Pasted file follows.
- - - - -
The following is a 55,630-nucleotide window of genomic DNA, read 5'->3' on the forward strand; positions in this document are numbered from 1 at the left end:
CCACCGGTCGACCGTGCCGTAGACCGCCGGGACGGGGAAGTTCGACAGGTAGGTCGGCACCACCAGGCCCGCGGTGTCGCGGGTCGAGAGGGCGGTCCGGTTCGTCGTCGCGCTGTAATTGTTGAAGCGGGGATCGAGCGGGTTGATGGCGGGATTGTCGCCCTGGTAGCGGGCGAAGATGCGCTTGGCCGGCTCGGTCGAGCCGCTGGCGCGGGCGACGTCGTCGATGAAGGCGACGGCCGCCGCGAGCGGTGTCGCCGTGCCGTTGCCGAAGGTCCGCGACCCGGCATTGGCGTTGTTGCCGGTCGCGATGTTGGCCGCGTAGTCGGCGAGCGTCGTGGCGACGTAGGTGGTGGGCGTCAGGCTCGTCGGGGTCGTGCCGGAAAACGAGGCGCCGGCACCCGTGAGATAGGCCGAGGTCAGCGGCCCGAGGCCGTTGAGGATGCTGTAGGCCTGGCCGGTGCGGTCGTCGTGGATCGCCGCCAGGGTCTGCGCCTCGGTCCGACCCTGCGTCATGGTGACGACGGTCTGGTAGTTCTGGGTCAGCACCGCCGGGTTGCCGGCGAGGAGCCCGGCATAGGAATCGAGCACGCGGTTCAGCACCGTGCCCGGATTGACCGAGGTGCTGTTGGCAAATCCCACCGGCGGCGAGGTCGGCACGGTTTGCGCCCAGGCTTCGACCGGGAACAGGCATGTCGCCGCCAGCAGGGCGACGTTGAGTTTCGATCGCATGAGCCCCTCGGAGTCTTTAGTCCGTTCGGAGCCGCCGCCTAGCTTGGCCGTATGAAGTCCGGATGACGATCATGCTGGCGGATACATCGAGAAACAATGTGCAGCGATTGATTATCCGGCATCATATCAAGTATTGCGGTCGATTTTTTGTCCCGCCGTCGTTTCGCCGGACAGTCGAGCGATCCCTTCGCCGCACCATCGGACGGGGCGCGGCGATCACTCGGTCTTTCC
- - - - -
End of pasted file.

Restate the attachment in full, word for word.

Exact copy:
The following is a 55,630-nucleotide window of genomic DNA, read 5'->3' on the forward strand; positions in this document are numbered from 1 at the left end:
CCACCGGTCGACCGTGCCGTAGACCGCCGGGACGGGGAAGTTCGACAGGTAGGTCGGCACCACCAGGCCCGCGGTGTCGCGGGTCGAGAGGGCGGTCCGGTTCGTCGTCGCGCTGTAATTGTTGAAGCGGGGATCGAGCGGGTTGATGGCGGGATTGTCGCCCTGGTAGCGGGCGAAGATGCGCTTGGCCGGCTCGGTCGAGCCGCTGGCGCGGGCGACGTCGTCGATGAAGGCGACGGCCGCCGCGAGCGGTGTCGCCGTGCCGTTGCCGAAGGTCCGCGACCCGGCATTGGCGTTGTTGCCGGTCGCGATGTTGGCCGCGTAGTCGGCGAGCGTCGTGGCGACGTAGGTGGTGGGCGTCAGGCTCGTCGGGGTCGTGCCGGAAAACGAGGCGCCGGCACCCGTGAGATAGGCCGAGGTCAGCGGCCCGAGGCCGTTGAGGATGCTGTAGGCCTGGCCGGTGCGGTCGTCGTGGATCGCCGCCAGGGTCTGCGCCTCGGTCCGACCCTGCGTCATGGTGACGACGGTCTGGTAGTTCTGGGTCAGCACCGCCGGGTTGCCGGCGAGGAGCCCGGCATAGGAATCGAGCACGCGGTTCAGCACCGTGCCCGGATTGACCGAGGTGCTGTTGGCAAATCCCACCGGCGGCGAGGTCGGCACGGTTTGCGCCCAGGCTTCGACCGGGAACAGGCATGTCGCCGCCAGCAGGGCGACGTTGAGTTTCGATCGCATGAGCCCCTCGGAGTCTTTAGTCCGTTCGGAGCCGCCGCCTAGCTTGGCCGTATGAAGTCCGGATGACGATCATGCTGGCGGATACATCGAGAAACAATGTGCAGCGATTGATTATCCGGCATCATATCAAGTATTGCGGTCGATTTTTTGTCCCGCCGTCGTTTCGCCGGACAGTCGAGCGATCCCTTCGCCGCACCATCGGACGGGGCGCGGCGATCACTCGGTCTTTCC